OK, so the title's a goof. Rochester, NY's most diverse, endearing, and long-lived folk/jazz/lounge/rock/country/polka pop band hasn't had any hits -- greatest or otherwise -- in the 20-year period that this disc spans. And except for a brief, early brush with fame when Britain's John Peel spun "Considering a Move to Memphis," a song from their debut in the late '80s, they've remained a cult obscurity throughout six albums released from 1987-1999. This chronologically compiled collection covers 19 highlights from this idiosyncratic group over the course of 74 minutes, and proves without how gifted, unique, and uncompromising they were during these years. While only songwriter/singer/guitarist and vibes player Colorblind James and drummer Jim McAvaney are constant throughout steady personnel changes, the dry wit, offbeat time signatures, and decidedly non-rock approach of the often horn-accentuated band makes this disc an eye-opening and grin-inducing experience. "Solid! Behind the Times" is perhaps the most representative tune from their wildly eclectic repertoire as it incorporates James' wonderful non-sequitor lyrics ("Once I was so modern, I could not bend my knees") with a repeated lick, stop-start rhythm, and short but punchy solos from bass, harmonica, vibes, trombone, and skewed sax -- all condensed into 5-and-a-half minutes that will transfix anyone interested in offbeat, melodically twisted, and refreshingly unconventional music. James' talk/sung vocals for the majority of the earlier tracks, trade off and harmonize with Rita Coulter's dark, resonant voice after she joined the band in 1996. Many of the group's albums are difficult or impossible to obtain, making this collection a perfect introduction to one of pop's most creative and enigmatic bands. They may not have hit the sales charts, but the Colorblind James Experience exuded talent and charm in equal measure. This exceptional anthology proves that the obscure band -- who practically never toured outside of upstate New York -- has produced a unusual yet innovative body of timeless work that remains distinctive, challenging, and, most importantly, enjoyable.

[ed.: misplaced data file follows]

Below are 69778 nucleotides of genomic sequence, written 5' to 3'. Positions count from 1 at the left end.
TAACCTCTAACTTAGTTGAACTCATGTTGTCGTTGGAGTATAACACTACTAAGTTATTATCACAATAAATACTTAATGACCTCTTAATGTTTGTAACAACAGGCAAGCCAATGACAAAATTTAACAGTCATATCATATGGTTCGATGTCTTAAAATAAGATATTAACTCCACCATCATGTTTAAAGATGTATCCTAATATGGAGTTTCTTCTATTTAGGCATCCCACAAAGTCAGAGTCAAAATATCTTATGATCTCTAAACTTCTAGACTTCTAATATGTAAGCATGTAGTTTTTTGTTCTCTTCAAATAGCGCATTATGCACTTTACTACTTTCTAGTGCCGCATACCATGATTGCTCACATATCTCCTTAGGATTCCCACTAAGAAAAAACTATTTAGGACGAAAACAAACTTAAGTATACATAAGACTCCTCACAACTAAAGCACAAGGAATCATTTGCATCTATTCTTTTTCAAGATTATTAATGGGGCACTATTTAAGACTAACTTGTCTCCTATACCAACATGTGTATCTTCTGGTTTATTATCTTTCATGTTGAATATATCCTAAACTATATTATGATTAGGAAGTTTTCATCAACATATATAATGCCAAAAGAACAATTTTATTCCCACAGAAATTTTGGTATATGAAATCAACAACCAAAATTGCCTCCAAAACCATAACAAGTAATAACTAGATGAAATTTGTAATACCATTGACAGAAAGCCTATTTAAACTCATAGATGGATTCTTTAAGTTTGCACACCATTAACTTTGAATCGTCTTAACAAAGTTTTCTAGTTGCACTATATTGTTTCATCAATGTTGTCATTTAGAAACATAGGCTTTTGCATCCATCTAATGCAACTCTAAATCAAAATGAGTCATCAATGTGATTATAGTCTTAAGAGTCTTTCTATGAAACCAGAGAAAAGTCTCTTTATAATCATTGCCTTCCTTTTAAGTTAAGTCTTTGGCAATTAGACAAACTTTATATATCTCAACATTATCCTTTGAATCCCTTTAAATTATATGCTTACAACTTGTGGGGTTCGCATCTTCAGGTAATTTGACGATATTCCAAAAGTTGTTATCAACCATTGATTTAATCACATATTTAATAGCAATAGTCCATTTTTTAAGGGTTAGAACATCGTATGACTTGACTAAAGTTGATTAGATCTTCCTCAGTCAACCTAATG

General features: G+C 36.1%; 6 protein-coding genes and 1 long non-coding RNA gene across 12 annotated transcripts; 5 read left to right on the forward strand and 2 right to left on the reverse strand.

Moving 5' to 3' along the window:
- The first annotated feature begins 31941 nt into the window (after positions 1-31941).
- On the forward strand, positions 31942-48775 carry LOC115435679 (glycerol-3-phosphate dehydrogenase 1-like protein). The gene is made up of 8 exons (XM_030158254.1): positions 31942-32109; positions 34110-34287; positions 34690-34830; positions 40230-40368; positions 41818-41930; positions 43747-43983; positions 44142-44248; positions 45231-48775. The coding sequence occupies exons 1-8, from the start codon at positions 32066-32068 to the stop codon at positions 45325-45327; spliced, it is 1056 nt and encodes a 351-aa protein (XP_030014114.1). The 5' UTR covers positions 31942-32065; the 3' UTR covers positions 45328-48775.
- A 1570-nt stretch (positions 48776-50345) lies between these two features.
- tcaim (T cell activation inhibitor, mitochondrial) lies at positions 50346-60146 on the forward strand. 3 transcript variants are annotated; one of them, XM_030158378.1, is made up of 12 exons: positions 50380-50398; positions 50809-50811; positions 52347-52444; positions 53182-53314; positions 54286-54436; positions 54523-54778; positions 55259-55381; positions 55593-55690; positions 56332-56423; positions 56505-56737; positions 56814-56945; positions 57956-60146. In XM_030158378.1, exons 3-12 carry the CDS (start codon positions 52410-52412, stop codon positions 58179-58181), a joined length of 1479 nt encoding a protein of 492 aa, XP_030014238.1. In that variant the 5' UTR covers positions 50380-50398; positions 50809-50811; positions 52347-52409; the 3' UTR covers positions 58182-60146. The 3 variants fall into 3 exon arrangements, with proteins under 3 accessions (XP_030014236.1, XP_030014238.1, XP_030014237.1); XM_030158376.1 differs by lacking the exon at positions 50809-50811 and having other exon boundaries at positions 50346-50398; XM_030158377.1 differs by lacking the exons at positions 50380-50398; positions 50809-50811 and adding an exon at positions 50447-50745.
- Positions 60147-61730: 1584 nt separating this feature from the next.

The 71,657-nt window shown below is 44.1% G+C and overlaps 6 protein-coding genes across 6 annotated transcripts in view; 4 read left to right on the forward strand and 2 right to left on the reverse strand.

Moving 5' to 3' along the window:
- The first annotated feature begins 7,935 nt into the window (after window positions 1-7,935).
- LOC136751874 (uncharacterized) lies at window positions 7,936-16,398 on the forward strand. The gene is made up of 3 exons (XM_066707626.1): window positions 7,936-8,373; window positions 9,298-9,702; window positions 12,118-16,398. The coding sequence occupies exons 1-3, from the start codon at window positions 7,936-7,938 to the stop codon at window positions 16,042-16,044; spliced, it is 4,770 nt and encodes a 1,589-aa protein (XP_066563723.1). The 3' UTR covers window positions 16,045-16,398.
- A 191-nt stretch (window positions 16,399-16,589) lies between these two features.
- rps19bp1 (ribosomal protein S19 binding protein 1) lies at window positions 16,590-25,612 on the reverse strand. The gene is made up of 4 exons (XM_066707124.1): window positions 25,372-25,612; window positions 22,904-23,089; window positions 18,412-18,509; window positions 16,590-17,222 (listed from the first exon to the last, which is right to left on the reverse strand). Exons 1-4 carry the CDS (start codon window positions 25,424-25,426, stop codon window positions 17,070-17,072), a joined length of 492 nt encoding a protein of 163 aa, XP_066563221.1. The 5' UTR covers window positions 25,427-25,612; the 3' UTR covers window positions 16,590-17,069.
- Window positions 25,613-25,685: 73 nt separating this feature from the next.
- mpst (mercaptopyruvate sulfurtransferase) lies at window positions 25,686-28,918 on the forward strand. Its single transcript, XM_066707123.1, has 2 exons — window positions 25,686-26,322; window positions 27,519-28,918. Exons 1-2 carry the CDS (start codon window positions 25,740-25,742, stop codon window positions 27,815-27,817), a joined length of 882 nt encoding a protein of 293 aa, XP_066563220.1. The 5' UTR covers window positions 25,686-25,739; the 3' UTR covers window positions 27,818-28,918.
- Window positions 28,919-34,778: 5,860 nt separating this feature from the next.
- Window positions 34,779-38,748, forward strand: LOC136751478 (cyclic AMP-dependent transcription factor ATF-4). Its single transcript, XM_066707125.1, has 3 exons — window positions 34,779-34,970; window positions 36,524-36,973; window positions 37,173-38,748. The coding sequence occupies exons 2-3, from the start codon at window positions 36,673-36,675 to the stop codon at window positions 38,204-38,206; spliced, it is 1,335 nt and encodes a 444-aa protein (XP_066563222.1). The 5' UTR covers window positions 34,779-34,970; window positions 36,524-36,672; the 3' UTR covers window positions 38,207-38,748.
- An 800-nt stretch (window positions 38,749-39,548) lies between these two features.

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AllMusic Review by Hal Horowitz